GE Settles CPSC Complaint That it Failed to Report Dangerous Defects, but Won't Admit to Wrongdoing

GE Settles CPSC Complaint That it Failed to Report Dangerous Defects, but Won't Admit to Wrongdoing
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February 23, 2015

General Electric (GE) has agreed to pay a $3.5 million civil penalty to settle a complaint filed by the Consumer Product Safety Commission (CPSC), but did not admit to any wrongdoing.

The CPSC's complaint charged that the GE knowingly failed to report defects that could cause an unreasonable risk of serious injury in two models of kitchen ranges and dishwashers. By law companies are required to report these types of defects within 24 hours, but in GE's case, it took at least five years.

GE has agreed to pay a $3.5 million fine, but the company did not admit to CPSC staff's charges that its ranges or dishwashers contained a defect which could create a substantial product hazard or an unreasonable risk of serious injury or death, or that the company failed to notify the Commission in a timely manner, in accordance with the reporting requirements of the Consumer Product Safety Act.

CPSC staff charged that a connector in two models of Profile freestanding duel fuel ranges can overheat, posing fire and burn hazards. GE received notice of the hazard in 2004, but did not report the hazards to the CPSC until February 2009. By then, GE had received 13 reports of the harness and writing overheating in the back of the range, causing five fires. About 28,000 ranges were recalled in April 2009.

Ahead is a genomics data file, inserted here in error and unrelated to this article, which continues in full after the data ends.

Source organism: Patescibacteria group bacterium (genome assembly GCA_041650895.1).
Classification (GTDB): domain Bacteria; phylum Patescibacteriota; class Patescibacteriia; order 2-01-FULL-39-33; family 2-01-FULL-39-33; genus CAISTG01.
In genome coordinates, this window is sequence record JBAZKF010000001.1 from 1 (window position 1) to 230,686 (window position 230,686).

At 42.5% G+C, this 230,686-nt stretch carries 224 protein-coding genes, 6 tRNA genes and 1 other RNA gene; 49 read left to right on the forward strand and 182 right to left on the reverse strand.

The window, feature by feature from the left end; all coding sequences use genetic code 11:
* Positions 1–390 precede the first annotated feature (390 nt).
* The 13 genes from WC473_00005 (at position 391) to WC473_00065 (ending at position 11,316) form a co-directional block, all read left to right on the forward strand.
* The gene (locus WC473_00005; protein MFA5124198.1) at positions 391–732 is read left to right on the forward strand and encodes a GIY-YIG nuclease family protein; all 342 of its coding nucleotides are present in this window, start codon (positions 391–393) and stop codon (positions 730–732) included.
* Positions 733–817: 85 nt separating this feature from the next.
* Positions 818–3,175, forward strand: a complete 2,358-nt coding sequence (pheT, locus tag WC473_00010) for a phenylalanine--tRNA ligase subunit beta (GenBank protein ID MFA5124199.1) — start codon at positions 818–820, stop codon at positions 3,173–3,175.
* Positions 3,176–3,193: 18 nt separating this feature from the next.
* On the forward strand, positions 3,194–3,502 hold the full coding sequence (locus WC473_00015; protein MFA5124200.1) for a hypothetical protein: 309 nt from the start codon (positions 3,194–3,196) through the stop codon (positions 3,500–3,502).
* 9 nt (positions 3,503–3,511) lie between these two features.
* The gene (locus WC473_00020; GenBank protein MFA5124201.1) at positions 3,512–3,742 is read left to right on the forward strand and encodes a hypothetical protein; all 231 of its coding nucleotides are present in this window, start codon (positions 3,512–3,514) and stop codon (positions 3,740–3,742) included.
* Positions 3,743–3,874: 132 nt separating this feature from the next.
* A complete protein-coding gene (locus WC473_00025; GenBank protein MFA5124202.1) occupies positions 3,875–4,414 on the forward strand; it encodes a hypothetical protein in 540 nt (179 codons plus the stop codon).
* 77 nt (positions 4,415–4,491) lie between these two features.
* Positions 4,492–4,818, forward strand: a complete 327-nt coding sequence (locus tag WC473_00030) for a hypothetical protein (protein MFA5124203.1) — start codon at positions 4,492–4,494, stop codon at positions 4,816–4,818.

In September 2010, GE reported that various models of Profile and Monogram dishwashers can short circuit from condensation building up on the control board, which poses fire and burn hazards. By then, GE had received several reports of fires that had occurred due to overheated control panels, including a report received in 2007. In October 2010, about 174,000 dishwashers were recalled.

Federal law requires manufacturers, distributors, and retailers to report to CPSC immediately (generally within 24 hours), after obtaining information reasonably supporting the conclusion that a product contains a defect which could create a substantial product hazard, creates an unreasonable risk of serious injury or death, or fails to comply with any consumer product safety rule or any other rule, regulation, standard, or ban enforced by CPSC.

In addition to paying the $3.5 million civil penalty, General Electric has agreed that GE Appliances will maintain a compliance program designed to ensure compliance with the Consumer Product Safety Act and a system of internal controls and procedures.